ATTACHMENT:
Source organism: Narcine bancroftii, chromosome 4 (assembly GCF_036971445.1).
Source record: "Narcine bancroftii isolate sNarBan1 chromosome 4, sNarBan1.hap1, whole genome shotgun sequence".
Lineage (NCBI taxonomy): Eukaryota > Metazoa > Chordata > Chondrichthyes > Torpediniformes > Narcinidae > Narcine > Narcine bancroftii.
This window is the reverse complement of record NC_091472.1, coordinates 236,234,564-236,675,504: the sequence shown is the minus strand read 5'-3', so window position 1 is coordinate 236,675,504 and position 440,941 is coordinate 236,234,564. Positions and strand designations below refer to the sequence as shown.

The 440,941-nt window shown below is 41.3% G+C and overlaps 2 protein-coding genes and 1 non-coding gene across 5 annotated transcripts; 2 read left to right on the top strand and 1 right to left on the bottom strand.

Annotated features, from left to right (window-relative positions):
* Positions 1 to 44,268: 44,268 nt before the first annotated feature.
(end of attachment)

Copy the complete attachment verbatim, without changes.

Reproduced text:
Source organism: Narcine bancroftii, chromosome 4 (assembly GCF_036971445.1).
Source record: "Narcine bancroftii isolate sNarBan1 chromosome 4, sNarBan1.hap1, whole genome shotgun sequence".
Lineage (NCBI taxonomy): Eukaryota > Metazoa > Chordata > Chondrichthyes > Torpediniformes > Narcinidae > Narcine > Narcine bancroftii.
This window is the reverse complement of record NC_091472.1, coordinates 236,234,564-236,675,504: the sequence shown is the minus strand read 5'-3', so window position 1 is coordinate 236,675,504 and position 440,941 is coordinate 236,234,564. Positions and strand designations below refer to the sequence as shown.

The 440,941-nt window shown below is 41.3% G+C and overlaps 2 protein-coding genes and 1 non-coding gene across 5 annotated transcripts; 2 read left to right on the top strand and 1 right to left on the bottom strand.

Annotated features, from left to right (window-relative positions):
* Positions 1 to 44,268: 44,268 nt before the first annotated feature.